This interactive map allows students to visualize the risk, expected annual loss, social vulnerability, and community resilience to extreme weather events in the United States.
This is a great way to learn about where different weather risks may be concentrated in the United States and which areas have fewer weather risks.
Students can create their own detailed report comparing up to 20 community risk indices using the Create Report tool.
By clicking on the map, students can explore their county's risk index, annual loss, vulnerability, and resilience.
To view the key for the Risk Index map, click on the Learn More tab at the top of the page.
It may be best to review the definition of a risk index, expected annual loss, social vulnerability, and community resilience by clicking on the Learn More tab before using the tool.
Ask students why it is crucial to consider social vulnerability and community resilience when addressing the effects of natural hazards and climate change.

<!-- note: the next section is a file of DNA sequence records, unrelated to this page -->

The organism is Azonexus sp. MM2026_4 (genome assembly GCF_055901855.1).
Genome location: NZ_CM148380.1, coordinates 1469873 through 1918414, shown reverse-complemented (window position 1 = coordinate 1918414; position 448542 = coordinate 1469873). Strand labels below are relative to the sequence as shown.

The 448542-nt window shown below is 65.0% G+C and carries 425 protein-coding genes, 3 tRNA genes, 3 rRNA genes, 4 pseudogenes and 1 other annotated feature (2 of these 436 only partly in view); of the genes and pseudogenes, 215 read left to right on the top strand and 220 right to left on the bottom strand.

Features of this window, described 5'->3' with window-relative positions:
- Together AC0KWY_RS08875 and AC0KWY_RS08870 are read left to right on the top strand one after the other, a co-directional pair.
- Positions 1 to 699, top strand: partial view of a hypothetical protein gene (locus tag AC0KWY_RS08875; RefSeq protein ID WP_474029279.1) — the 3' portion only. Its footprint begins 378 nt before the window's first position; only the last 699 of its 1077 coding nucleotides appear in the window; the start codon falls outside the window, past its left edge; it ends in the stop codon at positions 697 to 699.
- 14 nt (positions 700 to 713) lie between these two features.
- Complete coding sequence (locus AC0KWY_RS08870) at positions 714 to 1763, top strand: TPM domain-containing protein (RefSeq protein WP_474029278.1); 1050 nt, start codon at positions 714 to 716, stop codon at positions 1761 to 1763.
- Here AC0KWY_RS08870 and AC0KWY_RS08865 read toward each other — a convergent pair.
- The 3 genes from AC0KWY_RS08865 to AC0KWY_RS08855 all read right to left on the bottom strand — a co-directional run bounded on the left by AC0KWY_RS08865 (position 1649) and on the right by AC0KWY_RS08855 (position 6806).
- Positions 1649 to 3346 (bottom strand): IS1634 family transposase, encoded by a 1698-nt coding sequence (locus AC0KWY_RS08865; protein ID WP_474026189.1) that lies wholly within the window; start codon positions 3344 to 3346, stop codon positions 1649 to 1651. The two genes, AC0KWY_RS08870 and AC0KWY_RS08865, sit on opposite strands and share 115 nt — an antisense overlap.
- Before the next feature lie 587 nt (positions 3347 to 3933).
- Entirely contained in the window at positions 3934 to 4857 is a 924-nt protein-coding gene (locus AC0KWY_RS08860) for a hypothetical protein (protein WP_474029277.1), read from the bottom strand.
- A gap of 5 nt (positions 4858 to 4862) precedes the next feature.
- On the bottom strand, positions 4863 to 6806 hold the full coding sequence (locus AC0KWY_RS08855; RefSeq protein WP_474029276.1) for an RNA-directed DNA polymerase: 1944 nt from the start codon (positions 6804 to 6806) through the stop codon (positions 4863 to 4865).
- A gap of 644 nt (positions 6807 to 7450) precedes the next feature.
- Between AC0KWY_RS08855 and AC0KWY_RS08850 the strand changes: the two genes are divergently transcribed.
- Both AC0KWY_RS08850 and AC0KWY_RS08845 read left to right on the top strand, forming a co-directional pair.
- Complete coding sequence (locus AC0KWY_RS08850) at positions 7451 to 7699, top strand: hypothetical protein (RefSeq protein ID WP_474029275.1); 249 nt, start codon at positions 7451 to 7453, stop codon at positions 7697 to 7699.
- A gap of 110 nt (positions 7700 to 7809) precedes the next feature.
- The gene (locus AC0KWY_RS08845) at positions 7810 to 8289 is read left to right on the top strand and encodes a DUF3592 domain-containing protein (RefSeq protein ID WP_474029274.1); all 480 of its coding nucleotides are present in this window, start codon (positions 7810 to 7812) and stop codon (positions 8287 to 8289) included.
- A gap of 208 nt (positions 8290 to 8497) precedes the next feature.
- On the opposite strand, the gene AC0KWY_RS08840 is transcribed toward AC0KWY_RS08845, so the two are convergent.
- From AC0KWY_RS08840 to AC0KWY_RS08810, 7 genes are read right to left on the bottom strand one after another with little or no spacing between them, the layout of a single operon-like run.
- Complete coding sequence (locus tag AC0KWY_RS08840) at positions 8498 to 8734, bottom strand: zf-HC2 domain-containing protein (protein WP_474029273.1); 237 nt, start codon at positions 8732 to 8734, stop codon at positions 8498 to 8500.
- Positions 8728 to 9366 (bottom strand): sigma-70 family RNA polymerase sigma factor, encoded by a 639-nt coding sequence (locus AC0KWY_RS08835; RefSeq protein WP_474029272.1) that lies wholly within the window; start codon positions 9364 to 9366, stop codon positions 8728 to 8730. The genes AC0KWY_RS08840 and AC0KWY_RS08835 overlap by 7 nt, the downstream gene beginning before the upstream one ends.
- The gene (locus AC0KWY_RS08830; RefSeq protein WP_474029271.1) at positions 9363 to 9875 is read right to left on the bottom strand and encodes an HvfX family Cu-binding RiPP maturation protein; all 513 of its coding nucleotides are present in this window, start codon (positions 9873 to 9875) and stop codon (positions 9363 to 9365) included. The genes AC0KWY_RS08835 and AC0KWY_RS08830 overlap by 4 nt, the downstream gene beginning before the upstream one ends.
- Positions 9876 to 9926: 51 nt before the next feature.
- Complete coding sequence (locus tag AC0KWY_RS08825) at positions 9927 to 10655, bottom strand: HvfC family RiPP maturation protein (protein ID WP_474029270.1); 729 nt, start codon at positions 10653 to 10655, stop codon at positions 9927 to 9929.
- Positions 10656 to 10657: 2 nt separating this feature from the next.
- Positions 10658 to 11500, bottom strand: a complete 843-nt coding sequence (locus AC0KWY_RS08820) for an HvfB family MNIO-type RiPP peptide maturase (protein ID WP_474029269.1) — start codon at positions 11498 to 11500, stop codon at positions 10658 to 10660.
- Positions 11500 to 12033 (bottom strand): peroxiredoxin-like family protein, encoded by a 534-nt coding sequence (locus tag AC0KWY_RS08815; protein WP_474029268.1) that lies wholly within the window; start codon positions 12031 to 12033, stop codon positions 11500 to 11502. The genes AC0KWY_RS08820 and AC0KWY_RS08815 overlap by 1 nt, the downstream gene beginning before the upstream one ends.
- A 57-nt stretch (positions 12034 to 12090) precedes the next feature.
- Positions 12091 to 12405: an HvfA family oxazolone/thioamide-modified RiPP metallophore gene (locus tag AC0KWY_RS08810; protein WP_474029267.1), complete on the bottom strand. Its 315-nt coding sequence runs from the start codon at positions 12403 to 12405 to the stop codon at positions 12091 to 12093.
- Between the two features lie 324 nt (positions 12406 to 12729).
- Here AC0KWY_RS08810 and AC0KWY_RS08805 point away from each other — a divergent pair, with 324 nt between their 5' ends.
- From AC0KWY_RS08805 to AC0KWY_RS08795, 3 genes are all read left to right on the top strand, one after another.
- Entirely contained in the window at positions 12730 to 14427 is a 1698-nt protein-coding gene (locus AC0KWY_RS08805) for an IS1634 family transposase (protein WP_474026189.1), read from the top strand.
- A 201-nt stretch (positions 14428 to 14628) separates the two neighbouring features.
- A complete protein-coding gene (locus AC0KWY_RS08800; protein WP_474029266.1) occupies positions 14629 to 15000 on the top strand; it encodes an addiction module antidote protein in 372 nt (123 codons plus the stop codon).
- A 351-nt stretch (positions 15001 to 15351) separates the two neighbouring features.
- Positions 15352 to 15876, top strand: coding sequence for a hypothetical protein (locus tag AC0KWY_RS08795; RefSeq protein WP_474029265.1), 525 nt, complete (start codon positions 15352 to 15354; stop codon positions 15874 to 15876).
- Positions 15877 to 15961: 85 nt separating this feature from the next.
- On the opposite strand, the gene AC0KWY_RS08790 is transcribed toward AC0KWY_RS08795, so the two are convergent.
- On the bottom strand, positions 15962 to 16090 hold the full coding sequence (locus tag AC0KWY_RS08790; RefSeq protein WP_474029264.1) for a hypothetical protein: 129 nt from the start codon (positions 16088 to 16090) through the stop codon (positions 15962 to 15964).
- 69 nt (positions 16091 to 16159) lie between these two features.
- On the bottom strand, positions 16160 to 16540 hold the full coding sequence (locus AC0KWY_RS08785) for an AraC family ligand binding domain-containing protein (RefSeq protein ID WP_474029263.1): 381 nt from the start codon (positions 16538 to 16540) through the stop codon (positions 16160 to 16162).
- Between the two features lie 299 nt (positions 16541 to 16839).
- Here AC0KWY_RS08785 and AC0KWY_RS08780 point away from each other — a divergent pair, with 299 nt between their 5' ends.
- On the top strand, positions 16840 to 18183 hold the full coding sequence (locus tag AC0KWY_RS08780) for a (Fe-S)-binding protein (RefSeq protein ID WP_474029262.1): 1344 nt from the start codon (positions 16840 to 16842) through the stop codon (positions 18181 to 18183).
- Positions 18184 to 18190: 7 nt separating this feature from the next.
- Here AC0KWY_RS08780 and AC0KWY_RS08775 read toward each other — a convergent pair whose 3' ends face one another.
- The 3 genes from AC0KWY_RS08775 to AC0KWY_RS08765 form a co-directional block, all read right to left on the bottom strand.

Have students consider why some communities may be more or less exposed and vulnerable to natural hazards.
This resource can be used in science classes during lessons about the effects of climate change on extreme weather and in social studies classes during lessons about climate justice and the links between inequality, race, financial wealth, vulnerability, and resilience.
This map of the national risk index shows how the U.S. is vulnerable to and resilient to various environmental and social problems. The resource is advised for use in the classroom because the map layers and data are adequately depicted.
Next Generation Science Standards (NGSS)
ESS3: Earth and Human Activity
HS-ESS3-1 Construct an explanation based on evidence for how the availability of natural resources, occurrence of natural hazards, and changes in climate have influenced human activity.
College, Career, and Civic Life (C3) Standards
Dimension 2: Geography
D2.Geo.3.9-12 Use geographic data to analyze variations in the spatial patterns of cultural and environmental characteristics at multiple scales.
D2.Geo.4.9-12 Analyze relationships and interactions within and between human and physical systems to explain reciprocal influences that occur among them.
Dimension 4: Taking Informed Action
D4.6.9-12 Use disciplinary and interdisciplinary lenses to understand the characteristics and causes of local, regional, and global problems; instances of such problems in multiple contexts; and challenges and opportunities faced by those trying to address these problems over time and place.